Solar loading impact on human thermal comfort M + Qn + C – LE = 0
http://www.shapesense.com/fitness- exercise/calculators/resting-metabolic-rate-calculator.aspx Metabolic Rates for various activities The metabolic rate, or human body heat or power production, is often measured in the unit "Met". The metabolic rate of a relaxed seated person is one (1) Met, where 1 Met = 58 W/m 2 (356 Btu/hr) The mean surface area, the Du-Bois area, of the human body is approximately 1.8 m 2 (19.4 ft 2 ). The total metabolic heat for a mean body can be calculated by multiplying with the area. The total heat from a relaxed seated person with mean surface area would be 58 W/m 2 x 1.8 m 2 = 104 W (356 Btu/hr) ActivityW/m 2 W 1) Bt u/ hr 1) Me t Reclining Sleepimng 46832820.8 Seated relaxed 581043561.0 Standing at rest 701264301.2 Sedentary activity (office, dwelling, school, laboratory ) school 701264301.2 Car driving 801444911.4 Graphic profession - Book Binder 851535221.5 S tanding, light activity (shopping, laboratory, light industry) 931675711.6 Teacher 951715831.6 Domestic work - shaving, washing and dressing 1001806141.7 Walking on the level, 2 km/h 110198675 1.9 Running 8-9
Activity Human Metabolic Rate (W/m 2 )(Met)Met Laying down460.8 Sitting, relaxed581.0 Standing, relaxed701.2 Sitting activity (office work, school etc.) 701.2 Standing activity (shop, laboratory etc.) 931.6 Moving activity (house work, working at machines etc.) 1162.0 Harder activity (hard work at machines, work shops etc. ) 1652.8
The insulation of clothes are often measured in the unit "Clo", where 1 Clo = 0.155 m 2 K/W Clo = 0 - corresponds to a naked person Clo = 1 - corresponds to the insulating value of clothing needed to maintain a person in comfort sitting at rest in a room at 21 (70 ) with air movement of 0.1 m/s and humidity less than 50% - typically a person wearing a business suit http://www.engineeringtoolbox.com/clo-clothing-thermal-insulation-d_732.html http://www.engineeringtoolbox.com/metabolism-clothing-activity-d_117.html Clothing and human comfort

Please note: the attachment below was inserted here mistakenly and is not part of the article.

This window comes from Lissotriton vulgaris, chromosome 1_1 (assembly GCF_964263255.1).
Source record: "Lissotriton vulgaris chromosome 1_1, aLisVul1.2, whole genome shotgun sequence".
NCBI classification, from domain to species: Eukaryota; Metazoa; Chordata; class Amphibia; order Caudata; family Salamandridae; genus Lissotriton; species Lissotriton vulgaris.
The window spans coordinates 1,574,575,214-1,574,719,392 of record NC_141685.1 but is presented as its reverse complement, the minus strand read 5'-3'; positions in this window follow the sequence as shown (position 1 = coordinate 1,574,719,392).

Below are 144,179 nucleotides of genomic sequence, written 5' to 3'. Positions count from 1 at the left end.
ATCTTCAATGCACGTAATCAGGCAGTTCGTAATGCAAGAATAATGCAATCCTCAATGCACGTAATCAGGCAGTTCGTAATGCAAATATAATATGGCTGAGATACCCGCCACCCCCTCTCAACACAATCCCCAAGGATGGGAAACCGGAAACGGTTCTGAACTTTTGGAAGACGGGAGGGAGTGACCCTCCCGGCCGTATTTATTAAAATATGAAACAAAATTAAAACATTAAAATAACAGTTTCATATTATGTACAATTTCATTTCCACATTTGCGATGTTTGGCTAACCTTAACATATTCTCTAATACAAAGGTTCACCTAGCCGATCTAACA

Maximum recommended work load TemperatureRelative Humidity (%) oFoF oCoC30406080 27Very Heavy Heavy 9032Very HeavyHeavyModerateLight 10038HeavyModerateLight Not recommen ded 11043ModerateLight Not recommen ded 12049Light Not recommen ded Heat Discomfort Zone
Effort LevelTypical Tasks Heart Rate Elevation (beats per minute) Body Energy Expenditur e (watts) Work Duration Restriction (hours) Light riding bicycle at 10 km/h, canning paint, raking leaves, making drawings, machining light objects, sewing by hand 0 - 3570 - 175none Moderate building brick wall, cleaning boiler, planing softwood, sheet-metal working, soldering, using screwdrivers, walking on level 35 - 55175 - 260> 2 Heavy digging trenches, using sledge- hammer, stoking furnace, metal grinding, walking up 5% gradient 55 - 75260 - 420< 1 to 2 Very Heavy shoveling sand, using jackhammer, stacking concrete blocks, stone masonry, climbing normal stairs 75 - 90420 - 700< 1 to 2 Extremely Heavy sawing wood, climbing vertical ladder > 90> 700 < 0.25 to 0.3 Heart rate, energy expenditure
Heat Index in degrees Fahrenheit The heat index can be calculated as t HI = -42.379 + 2.04901523 t + 10.14333127 φ - 0.22475541 t φ - 0.00683783 t 2 - 0.05481717 φ 2 + 0.00122874 t 2 φ + 0.00085282 t φ 2 - 0.00000199 (T φ) 2 (1) where t HI = heat index ( o F) t = air temperature ( o F) (t > 57 o F) φ = relative humidity (%) Caution - Fatigue is possible with prolonged exposure and/or physical activity 2) Extreme Caution - Sunstroke, heat cramps and heat exhaustion are possible with prolonged exposure and/or physical activity 3) Danger - Sunstroke, heat cramps and heat exhaustion are likely. Heat stroke is possible with prolonged exposure and/or physical activity 4) Extreme Danger - Heatstroke/sunstroke is highly likely with continued exposure
"Chilled" Air Temperature ( o C) Ambient Air Tempera ture ( o C) Wind Velocity (km/h) 510152030405060 10 9877655 543210 -2 0 -3-4-5-6-7-8-9 -5-7-9-11-12-13-14-15-16 -10-13-15-17-18-20-21-22-23 -15-19-21-23-24-26-27-29-30 -20-24-27-29-30-33-34-35-36 -25-30-33-35-37-39-41-42-43 -30-36-39-41-43-46-48-49-50 -35-41-45-48-49-52-54-56-57 -40-47-51-54-56-59-61-63-64 Wind Chill Index - Wind Velocity km/h and degrees Celsius The "Chilled" air temperature can also be expressed as a function of wind velocity and ambient air temperature as t wC = 13.12 + 0.6215 t a - 11.37 v 0.16 + 0.3965 t a v 0.16 (1) where t wC = effective "wind" temperature ( o C) t a = air temperature ( o C); v = wind velocity (km/h)